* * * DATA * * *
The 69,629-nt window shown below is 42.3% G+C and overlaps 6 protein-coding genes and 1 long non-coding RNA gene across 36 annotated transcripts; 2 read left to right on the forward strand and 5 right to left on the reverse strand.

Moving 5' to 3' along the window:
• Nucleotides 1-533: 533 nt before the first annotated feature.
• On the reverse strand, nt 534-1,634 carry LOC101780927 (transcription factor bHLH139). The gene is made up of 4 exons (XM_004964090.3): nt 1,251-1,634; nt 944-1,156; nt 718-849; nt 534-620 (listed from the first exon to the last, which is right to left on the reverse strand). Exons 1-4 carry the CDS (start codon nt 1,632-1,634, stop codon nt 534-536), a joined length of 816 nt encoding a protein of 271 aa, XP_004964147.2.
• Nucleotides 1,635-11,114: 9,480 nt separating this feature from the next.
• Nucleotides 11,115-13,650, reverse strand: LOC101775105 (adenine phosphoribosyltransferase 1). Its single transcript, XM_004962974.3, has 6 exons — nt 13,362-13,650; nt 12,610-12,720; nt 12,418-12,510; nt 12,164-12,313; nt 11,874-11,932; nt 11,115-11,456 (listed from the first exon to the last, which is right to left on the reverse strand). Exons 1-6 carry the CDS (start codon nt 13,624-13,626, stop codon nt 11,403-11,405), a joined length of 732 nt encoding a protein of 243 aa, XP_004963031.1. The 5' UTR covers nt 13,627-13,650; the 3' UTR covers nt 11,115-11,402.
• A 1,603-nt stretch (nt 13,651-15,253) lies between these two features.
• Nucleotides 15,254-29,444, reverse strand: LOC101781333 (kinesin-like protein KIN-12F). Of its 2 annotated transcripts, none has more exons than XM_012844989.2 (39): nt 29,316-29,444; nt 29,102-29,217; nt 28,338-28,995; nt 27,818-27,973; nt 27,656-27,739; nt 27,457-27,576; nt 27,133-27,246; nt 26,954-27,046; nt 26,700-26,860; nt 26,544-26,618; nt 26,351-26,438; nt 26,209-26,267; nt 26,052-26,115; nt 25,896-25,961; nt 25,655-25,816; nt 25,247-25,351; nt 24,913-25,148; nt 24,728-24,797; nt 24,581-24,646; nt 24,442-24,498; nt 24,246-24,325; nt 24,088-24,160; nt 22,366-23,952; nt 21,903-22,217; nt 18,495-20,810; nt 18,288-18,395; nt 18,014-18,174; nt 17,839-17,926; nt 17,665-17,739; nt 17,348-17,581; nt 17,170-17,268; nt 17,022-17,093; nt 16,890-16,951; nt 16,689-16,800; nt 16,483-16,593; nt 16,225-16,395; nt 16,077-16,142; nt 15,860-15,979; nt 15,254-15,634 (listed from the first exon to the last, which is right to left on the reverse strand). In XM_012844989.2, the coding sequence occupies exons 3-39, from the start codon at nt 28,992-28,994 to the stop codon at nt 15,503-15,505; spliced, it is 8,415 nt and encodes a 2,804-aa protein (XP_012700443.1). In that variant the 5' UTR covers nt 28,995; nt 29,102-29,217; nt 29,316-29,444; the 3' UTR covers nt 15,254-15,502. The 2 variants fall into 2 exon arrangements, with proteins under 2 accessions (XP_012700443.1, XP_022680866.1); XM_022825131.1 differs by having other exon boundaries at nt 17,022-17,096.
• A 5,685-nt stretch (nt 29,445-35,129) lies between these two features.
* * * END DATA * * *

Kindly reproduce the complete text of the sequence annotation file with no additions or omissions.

The 69,629-nt window shown below is 42.3% G+C and overlaps 6 protein-coding genes and 1 long non-coding RNA gene across 36 annotated transcripts; 2 read left to right on the forward strand and 5 right to left on the reverse strand.

Moving 5' to 3' along the window:
• Nucleotides 1-533: 533 nt before the first annotated feature.
• On the reverse strand, nt 534-1,634 carry LOC101780927 (transcription factor bHLH139). The gene is made up of 4 exons (XM_004964090.3): nt 1,251-1,634; nt 944-1,156; nt 718-849; nt 534-620 (listed from the first exon to the last, which is right to left on the reverse strand). Exons 1-4 carry the CDS (start codon nt 1,632-1,634, stop codon nt 534-536), a joined length of 816 nt encoding a protein of 271 aa, XP_004964147.2.
• Nucleotides 1,635-11,114: 9,480 nt separating this feature from the next.
• Nucleotides 11,115-13,650, reverse strand: LOC101775105 (adenine phosphoribosyltransferase 1). Its single transcript, XM_004962974.3, has 6 exons — nt 13,362-13,650; nt 12,610-12,720; nt 12,418-12,510; nt 12,164-12,313; nt 11,874-11,932; nt 11,115-11,456 (listed from the first exon to the last, which is right to left on the reverse strand). Exons 1-6 carry the CDS (start codon nt 13,624-13,626, stop codon nt 11,403-11,405), a joined length of 732 nt encoding a protein of 243 aa, XP_004963031.1. The 5' UTR covers nt 13,627-13,650; the 3' UTR covers nt 11,115-11,402.
• A 1,603-nt stretch (nt 13,651-15,253) lies between these two features.
• Nucleotides 15,254-29,444, reverse strand: LOC101781333 (kinesin-like protein KIN-12F). Of its 2 annotated transcripts, none has more exons than XM_012844989.2 (39): nt 29,316-29,444; nt 29,102-29,217; nt 28,338-28,995; nt 27,818-27,973; nt 27,656-27,739; nt 27,457-27,576; nt 27,133-27,246; nt 26,954-27,046; nt 26,700-26,860; nt 26,544-26,618; nt 26,351-26,438; nt 26,209-26,267; nt 26,052-26,115; nt 25,896-25,961; nt 25,655-25,816; nt 25,247-25,351; nt 24,913-25,148; nt 24,728-24,797; nt 24,581-24,646; nt 24,442-24,498; nt 24,246-24,325; nt 24,088-24,160; nt 22,366-23,952; nt 21,903-22,217; nt 18,495-20,810; nt 18,288-18,395; nt 18,014-18,174; nt 17,839-17,926; nt 17,665-17,739; nt 17,348-17,581; nt 17,170-17,268; nt 17,022-17,093; nt 16,890-16,951; nt 16,689-16,800; nt 16,483-16,593; nt 16,225-16,395; nt 16,077-16,142; nt 15,860-15,979; nt 15,254-15,634 (listed from the first exon to the last, which is right to left on the reverse strand). In XM_012844989.2, the coding sequence occupies exons 3-39, from the start codon at nt 28,992-28,994 to the stop codon at nt 15,503-15,505; spliced, it is 8,415 nt and encodes a 2,804-aa protein (XP_012700443.1). In that variant the 5' UTR covers nt 28,995; nt 29,102-29,217; nt 29,316-29,444; the 3' UTR covers nt 15,254-15,502. The 2 variants fall into 2 exon arrangements, with proteins under 2 accessions (XP_012700443.1, XP_022680866.1); XM_022825131.1 differs by having other exon boundaries at nt 17,022-17,096.
• A 5,685-nt stretch (nt 29,445-35,129) lies between these two features.